04 Jul, 2023
With its various climate and agricultural environment, India has a long history of farming crops that correspond to particular seasons. In India, the agricultural calendar is divided into two seasons known as "Rabi crop season " and "Kharif crop season."
As a skilled farmer, it's important to understand the difference between the Rabi and Kharif crop seasons because each season has its own set of possibilities and difficulties.
In this article, we will look at the Rabi season and Kharif seasons in India, along with crops that are commonly grown during each season. So, let's get started.
Based on the climatic conditions and crops grown in those seasons, India has two main crop seasons which are the Kharif crop season and the Rabi crop season. Let’s understand these seasons in detail.
Often known as monsoon crop season, Kharif crop season is the time of year when farmers plant and harvest crops that can thrive in the rainy season.
The Kharif season usually starts with the arrival of the southwest monsoon, which supplies plenty of rain to the region. This season in India begins around June and lasts until September or October. Water availability during this period enables the growth of a variety of crops that thrive in damp and warm environments.
The Rabi crop season in India refers to the period when farmers cultivate and harvest specific crops that need a cooler environment for proper growth and sustainability.
The Rabi season mainly starts in October or November and extends until March or April. Some main weather conditions of this season are cooler temperatures, lower rainfall, and longer daylight hours. The term "Rabi" comes from the Arabic word for spring, as the crops grown during this season mature and are harvested in the springtime. The Rabi crops are mainly planted in the plains and cooler regions of India.
Now that the basic meaning of India’s main crop seasons is clear, it’s time to learn about the crops that are grown during these seasons.
Rabi crops also known as Winter crops are grown during the winter season or Rabi farming seasons that typically start in October and March. Rabi crops require less water to grow. Therefore, they can easily grow with the help of routine water irrigation to flourish. Types of Rabi crops include Wheat, Barley, Pulses, Gram, and more. Moreover, farmers also sow seeds of Mustard, Cumin, Sunflower, Rapeseed, and more during the rabi season.
Rabi Crops Example: Some examples of rabi crops grown in India are wheat, mustard, barley, green peas, sunflower, coriander, cumin, etc.
A large amount of agricultural income for India comes through the production of wheat and it's also a most common rabi crop example. India is the second-largest producer of this wheat crop in the world.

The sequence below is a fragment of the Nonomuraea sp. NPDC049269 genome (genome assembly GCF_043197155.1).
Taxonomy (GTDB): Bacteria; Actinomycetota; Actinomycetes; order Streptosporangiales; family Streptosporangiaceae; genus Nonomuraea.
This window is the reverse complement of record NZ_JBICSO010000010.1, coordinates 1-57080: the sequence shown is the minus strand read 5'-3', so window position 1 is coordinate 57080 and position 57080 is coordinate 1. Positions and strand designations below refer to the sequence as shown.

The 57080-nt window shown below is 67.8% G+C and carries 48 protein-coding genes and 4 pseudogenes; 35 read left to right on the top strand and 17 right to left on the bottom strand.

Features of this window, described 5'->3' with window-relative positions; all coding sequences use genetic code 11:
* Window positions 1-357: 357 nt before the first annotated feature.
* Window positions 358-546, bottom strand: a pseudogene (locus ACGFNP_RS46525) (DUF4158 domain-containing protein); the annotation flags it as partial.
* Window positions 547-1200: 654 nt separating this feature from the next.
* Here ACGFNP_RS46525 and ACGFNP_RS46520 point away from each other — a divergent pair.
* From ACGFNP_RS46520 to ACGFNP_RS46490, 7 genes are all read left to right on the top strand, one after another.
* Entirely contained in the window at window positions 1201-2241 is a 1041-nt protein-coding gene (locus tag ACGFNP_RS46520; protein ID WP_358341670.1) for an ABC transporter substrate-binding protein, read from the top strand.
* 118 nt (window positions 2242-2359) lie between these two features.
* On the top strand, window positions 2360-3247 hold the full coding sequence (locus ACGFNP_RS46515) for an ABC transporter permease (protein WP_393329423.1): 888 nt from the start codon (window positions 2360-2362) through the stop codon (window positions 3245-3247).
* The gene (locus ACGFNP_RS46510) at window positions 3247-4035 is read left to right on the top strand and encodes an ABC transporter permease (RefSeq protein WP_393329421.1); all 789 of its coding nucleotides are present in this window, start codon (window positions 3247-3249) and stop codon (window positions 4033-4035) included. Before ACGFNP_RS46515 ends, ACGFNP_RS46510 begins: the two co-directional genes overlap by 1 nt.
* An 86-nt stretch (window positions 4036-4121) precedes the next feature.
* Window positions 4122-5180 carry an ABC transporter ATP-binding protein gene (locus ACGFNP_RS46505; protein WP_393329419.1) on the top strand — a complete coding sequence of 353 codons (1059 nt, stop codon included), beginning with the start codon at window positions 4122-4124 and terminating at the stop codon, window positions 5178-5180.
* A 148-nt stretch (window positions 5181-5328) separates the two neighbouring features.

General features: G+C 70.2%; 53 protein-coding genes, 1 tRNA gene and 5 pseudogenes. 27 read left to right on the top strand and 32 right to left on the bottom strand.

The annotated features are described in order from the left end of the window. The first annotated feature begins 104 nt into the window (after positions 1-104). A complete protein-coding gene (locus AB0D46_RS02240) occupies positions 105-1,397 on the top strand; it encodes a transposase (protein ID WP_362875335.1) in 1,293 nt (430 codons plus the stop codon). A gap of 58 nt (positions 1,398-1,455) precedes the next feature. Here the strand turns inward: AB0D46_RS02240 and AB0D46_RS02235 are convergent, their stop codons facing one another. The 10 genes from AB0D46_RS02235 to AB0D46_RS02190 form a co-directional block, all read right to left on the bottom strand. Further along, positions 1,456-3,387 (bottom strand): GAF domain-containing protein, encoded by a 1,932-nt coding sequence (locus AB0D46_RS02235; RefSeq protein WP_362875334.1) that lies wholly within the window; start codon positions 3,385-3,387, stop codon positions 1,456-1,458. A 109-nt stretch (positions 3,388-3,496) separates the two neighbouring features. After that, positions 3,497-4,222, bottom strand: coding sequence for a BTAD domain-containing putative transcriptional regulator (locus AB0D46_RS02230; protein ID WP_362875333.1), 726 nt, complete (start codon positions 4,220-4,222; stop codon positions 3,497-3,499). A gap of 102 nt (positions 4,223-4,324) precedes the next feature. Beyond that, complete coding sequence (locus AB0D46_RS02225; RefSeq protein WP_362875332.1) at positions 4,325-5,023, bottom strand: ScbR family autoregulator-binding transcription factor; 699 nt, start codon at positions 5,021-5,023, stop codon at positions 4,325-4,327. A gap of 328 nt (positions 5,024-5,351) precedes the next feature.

Wheat requires low temperatures to grow, thus winter is the suitable season for farming this Rabi crop. The ideal temperature range should be around 140 to 180 C with a rainfall of 50 cm to 90cms. The crop is harvested in spring when the temperature is slightly warm.
In India, Uttar Pradesh is the largest wheat-producing state which is closely followed by Punjab and Haryana.
This crop is typically cultivated from October to December in various Indian states, depending on the climatic conditions, and harvested around February to May, again depending on the climate and the time of sowing. Wheat has become a successful rabi crop thanks to technological improvements in soil preparation and seed placement at planting time, crop rotation and fertilizer use to increase plant growth, and advances in harvesting processes.
Another significant rise in productivity happened when seed drills replaced broadcast seeding.
The word Kharif is also an Arabic term that means ‘Autumn’ and the Kharif crops are mainly harvested in this season (September or October). kharif crops are also known as monsoon crops as they are sowed in monsoons. Moreover, they grow well in rain-fed areas with hot and humid climates.
Also, they are highly dependent on rainfall patterns. The amount and timings of rain are the two most important parameters to determine the output of the Kharif crop. These crops are harvested at the end of the monsoon season, and their seeds are sowed at the start of the monsoon season.
However, the Kharif crop season in India differs from state to state. The general period of sowing begins from June till November depending on the area. The sowing season differs according to the arrival of monsoons in different parts of India. For example, in southern states like Kerala and Tamil Nadu, Kharif crops seeds are generally seeded towards the end of May, whereas in northern regions like Punjab and Haryana, seeds are planted around June.
Kharif crops Examples: Some examples of Kharif crops are rice, bajra, groundnut, cotton, pulses, maize, oilseeds, etc.
Rice is the most common Kharif crop example in India. Plus, India produces 20% of the world’s rice production, second to China. It is one of the most important crops in the country.
Rice mainly grows in regions with heavy rainfall or requires rainfall of more than 100 cm and an average temperature of 25 degrees Celsius. Moreover, this kharif crop is traditionally grown in waterlogged rice paddy fields. As all these climatic conditions are well met in West Bengal, it is the largest rice-producing state in India.